Legal depositions are a critical part of the legal process. They allow attorneys to gather crucial information in video format that is every bit as important as in-person witness testimony. In fact, legally, there is no difference in their merit once a case makes it to the courtroom.
However, getting a remote deposition is different from an in-person one. When you do a deposition in-person, you have the person right there in front of you, asking them questions that they answer relevant to the case at hand.
With a remote deposition, the person is not there in person for whatever reason, so you have to record it from afar using computer technology. There is plenty of new tech and various recording and chat platforms to make this possible, but it’s important first to know the main differences between the two types of testimony.
5 Important in person and remote deposition differences
- With an in-person deposition, you can arrange a time you agree upon so both parties can be there in person at a designated location to film the interview. With remote depositions, you have to do a lot more preparation. You have to inform everyone involved that you wish to record an online deposition. Then it’s necessary to share all relevant documents (making sure confidentiality is still protected). This information should be shared with all parties, including the opposing side and the court reporter.
- With a remote deposition, you need to check all of your technology equipment to make sure it is working correctly. Both a webcam and microphone are required.
- Using a clean and professional background reflects the importance of the case. Don’t use anything that would be distracting to anyone. Remember, jury members may view it also, and you need to refrain from any content that would distract them from the main points.
- In an in-person deposition, it is easier to edit the video later if the person made a mistake or you left something out. With an online deposition, you will want to avoid interruptions as much as possible as this can hamper the smooth feel of the interview. You want to capture all of the file at one time when possible.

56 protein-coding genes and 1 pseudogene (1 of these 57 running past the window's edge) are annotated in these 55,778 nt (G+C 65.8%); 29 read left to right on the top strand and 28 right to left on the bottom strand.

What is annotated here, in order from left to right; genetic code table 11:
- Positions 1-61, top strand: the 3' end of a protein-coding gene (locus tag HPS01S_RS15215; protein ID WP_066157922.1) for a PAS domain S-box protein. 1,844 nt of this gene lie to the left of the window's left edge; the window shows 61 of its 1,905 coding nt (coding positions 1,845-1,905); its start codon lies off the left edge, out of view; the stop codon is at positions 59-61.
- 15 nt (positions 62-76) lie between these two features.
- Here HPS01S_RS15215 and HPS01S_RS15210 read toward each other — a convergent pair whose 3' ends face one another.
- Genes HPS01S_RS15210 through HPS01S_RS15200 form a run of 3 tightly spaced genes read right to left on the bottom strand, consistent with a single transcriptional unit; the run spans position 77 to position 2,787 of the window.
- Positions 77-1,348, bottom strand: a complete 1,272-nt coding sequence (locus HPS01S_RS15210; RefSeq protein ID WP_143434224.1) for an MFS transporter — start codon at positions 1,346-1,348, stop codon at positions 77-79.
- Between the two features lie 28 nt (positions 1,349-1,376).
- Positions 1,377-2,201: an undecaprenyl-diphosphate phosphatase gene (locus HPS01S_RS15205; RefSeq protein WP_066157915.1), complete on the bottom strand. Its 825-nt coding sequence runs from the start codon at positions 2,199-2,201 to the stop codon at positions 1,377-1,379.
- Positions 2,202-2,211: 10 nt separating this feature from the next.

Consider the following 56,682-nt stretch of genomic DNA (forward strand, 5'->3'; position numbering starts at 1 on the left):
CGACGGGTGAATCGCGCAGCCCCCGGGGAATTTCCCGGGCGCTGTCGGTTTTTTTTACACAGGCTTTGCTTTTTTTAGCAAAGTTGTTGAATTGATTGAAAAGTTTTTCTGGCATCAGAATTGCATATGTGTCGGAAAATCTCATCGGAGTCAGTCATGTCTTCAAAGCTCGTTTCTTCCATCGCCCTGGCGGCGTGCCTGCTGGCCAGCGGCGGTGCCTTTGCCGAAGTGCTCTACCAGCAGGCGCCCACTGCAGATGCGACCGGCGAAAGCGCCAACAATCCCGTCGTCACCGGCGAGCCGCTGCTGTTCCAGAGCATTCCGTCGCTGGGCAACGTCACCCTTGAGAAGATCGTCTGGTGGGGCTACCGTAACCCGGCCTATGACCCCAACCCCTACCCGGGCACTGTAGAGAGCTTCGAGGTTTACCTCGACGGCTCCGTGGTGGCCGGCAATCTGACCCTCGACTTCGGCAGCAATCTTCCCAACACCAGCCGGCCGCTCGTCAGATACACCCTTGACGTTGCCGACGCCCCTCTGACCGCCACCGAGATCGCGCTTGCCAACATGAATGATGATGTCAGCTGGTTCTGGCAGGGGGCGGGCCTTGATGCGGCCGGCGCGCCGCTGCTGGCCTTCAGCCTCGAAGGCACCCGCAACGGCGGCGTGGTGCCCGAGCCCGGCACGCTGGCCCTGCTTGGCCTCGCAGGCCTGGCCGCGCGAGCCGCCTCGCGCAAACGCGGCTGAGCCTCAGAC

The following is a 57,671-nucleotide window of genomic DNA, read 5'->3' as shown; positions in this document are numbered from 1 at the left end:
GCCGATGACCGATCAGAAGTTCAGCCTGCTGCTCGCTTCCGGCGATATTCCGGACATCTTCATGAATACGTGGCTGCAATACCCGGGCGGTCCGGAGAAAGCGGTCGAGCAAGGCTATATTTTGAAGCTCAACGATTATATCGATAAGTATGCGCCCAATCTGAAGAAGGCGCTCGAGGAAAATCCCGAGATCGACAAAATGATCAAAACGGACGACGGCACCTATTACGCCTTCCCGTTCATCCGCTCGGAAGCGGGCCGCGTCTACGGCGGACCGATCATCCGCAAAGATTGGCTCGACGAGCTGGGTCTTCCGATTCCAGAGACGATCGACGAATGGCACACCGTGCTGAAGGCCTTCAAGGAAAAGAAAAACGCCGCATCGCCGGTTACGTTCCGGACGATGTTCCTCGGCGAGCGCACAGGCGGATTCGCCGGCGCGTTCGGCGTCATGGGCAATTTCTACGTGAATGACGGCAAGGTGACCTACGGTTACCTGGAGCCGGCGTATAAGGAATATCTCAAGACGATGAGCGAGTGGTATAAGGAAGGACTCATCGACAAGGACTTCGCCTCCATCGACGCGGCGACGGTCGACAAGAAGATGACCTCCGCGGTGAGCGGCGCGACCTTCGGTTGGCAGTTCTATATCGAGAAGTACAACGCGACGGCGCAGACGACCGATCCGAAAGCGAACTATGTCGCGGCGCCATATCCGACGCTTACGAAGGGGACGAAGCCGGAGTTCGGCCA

- One of the advantages of in person vs remote depositions is that in a remote deposition, you are usually in the comfort of one’s home, so they are less likely to be nervous. It may be smoother in general, but in either case, there may be some editing that needs to be done.
However, one note about editing. When you take a deposition from someone, you are taking an entire legal statement. You will want to cut down on editing as much as possible, as this could be viewed as an attempt to change what someone said or to water down an answer that was shocking, for example.
Let the video record all of the material in one shot without stopping in both cases, and only edit when it is absolutely imperative for clarity of what the person said or another emergency. People who will watch it know that if you can edit, you can cut something out. They need the truth, the whole truth, and nothing but, remember?
Conclusion: In person vs remote depositions
Both in person and remote depositions count in the courtroom. They are both seen as testimony and carry as much weight as a person actually being in the courtroom since they are also sworn in.
However, remember that you need to capture the remote interview with as little alteration as possible so that people will know you have not changed anything that the person said. What they said and how they acted when telling what they know is the most important part, whether you are doing it remotely or in person.
Weigh all the benefits and decide which is more likely to win the ear of the juror listening. Don’t base on which is easiest. Do what’s right for your client.
Categorised in: Deposition Services
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